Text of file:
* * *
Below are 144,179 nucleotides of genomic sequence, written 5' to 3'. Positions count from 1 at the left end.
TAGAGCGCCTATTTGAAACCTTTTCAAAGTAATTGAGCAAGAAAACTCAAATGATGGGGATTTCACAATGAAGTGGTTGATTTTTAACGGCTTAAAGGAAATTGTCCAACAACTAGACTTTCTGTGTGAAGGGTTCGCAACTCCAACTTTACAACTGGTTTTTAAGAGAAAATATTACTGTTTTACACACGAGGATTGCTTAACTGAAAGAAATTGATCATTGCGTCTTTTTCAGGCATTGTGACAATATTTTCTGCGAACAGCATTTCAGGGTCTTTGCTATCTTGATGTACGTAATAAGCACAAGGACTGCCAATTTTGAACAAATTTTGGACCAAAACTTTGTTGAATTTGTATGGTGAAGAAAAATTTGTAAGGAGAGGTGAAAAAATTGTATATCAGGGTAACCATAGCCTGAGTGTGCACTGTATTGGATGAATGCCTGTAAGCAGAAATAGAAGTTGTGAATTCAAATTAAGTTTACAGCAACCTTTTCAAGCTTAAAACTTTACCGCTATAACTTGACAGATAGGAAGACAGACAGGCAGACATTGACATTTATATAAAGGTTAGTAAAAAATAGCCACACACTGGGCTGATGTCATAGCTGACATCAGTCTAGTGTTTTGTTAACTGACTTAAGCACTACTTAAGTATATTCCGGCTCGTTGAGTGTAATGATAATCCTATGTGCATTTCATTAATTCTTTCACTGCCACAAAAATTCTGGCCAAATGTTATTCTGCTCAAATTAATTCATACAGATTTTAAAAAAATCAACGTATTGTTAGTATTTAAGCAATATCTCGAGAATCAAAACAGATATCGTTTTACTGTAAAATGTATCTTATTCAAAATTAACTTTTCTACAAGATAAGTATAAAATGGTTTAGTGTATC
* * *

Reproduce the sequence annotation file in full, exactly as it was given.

Below are 144,179 nucleotides of genomic sequence, written 5' to 3'. Positions count from 1 at the left end.
TAGAGCGCCTATTTGAAACCTTTTCAAAGTAATTGAGCAAGAAAACTCAAATGATGGGGATTTCACAATGAAGTGGTTGATTTTTAACGGCTTAAAGGAAATTGTCCAACAACTAGACTTTCTGTGTGAAGGGTTCGCAACTCCAACTTTACAACTGGTTTTTAAGAGAAAATATTACTGTTTTACACACGAGGATTGCTTAACTGAAAGAAATTGATCATTGCGTCTTTTTCAGGCATTGTGACAATATTTTCTGCGAACAGCATTTCAGGGTCTTTGCTATCTTGATGTACGTAATAAGCACAAGGACTGCCAATTTTGAACAAATTTTGGACCAAAACTTTGTTGAATTTGTATGGTGAAGAAAAATTTGTAAGGAGAGGTGAAAAAATTGTATATCAGGGTAACCATAGCCTGAGTGTGCACTGTATTGGATGAATGCCTGTAAGCAGAAATAGAAGTTGTGAATTCAAATTAAGTTTACAGCAACCTTTTCAAGCTTAAAACTTTACCGCTATAACTTGACAGATAGGAAGACAGACAGGCAGACATTGACATTTATATAAAGGTTAGTAAAAAATAGCCACACACTGGGCTGATGTCATAGCTGACATCAGTCTAGTGTTTTGTTAACTGACTTAAGCACTACTTAAGTATATTCCGGCTCGTTGAGTGTAATGATAATCCTATGTGCATTTCATTAATTCTTTCACTGCCACAAAAATTCTGGCCAAATGTTATTCTGCTCAAATTAATTCATACAGATTTTAAAAAAATCAACGTATTGTTAGTATTTAAGCAATATCTCGAGAATCAAAACAGATATCGTTTTACTGTAAAATGTATCTTATTCAAAATTAACTTTTCTACAAGATAAGTATAAAATGGTTTAGTGTATC